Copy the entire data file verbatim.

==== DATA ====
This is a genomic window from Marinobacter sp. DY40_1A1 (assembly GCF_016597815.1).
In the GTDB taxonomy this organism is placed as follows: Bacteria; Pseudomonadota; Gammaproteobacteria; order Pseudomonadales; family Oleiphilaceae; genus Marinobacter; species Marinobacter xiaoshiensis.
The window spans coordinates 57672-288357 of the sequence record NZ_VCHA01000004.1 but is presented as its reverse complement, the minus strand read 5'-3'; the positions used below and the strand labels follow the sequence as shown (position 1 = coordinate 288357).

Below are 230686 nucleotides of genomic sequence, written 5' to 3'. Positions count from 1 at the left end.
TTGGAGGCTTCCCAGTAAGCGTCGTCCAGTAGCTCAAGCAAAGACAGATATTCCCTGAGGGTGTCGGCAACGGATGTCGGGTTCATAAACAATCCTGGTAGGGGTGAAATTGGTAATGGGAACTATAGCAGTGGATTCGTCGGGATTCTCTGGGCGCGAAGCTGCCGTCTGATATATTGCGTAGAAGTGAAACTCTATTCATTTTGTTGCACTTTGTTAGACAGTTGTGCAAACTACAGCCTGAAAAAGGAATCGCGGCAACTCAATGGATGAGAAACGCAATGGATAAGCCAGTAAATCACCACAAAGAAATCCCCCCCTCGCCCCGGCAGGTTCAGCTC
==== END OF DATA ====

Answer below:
This is a genomic window from Marinobacter sp. DY40_1A1 (assembly GCF_016597815.1).
In the GTDB taxonomy this organism is placed as follows: Bacteria; Pseudomonadota; Gammaproteobacteria; order Pseudomonadales; family Oleiphilaceae; genus Marinobacter; species Marinobacter xiaoshiensis.
The window spans coordinates 57672-288357 of the sequence record NZ_VCHA01000004.1 but is presented as its reverse complement, the minus strand read 5'-3'; the positions used below and the strand labels follow the sequence as shown (position 1 = coordinate 288357).

Below are 230686 nucleotides of genomic sequence, written 5' to 3'. Positions count from 1 at the left end.
TTGGAGGCTTCCCAGTAAGCGTCGTCCAGTAGCTCAAGCAAAGACAGATATTCCCTGAGGGTGTCGGCAACGGATGTCGGGTTCATAAACAATCCTGGTAGGGGTGAAATTGGTAATGGGAACTATAGCAGTGGATTCGTCGGGATTCTCTGGGCGCGAAGCTGCCGTCTGATATATTGCGTAGAAGTGAAACTCTATTCATTTTGTTGCACTTTGTTAGACAGTTGTGCAAACTACAGCCTGAAAAAGGAATCGCGGCAACTCAATGGATGAGAAACGCAATGGATAAGCCAGTAAATCACCACAAAGAAATCCCCCCCTCGCCCCGGCAGGTTCAGCTC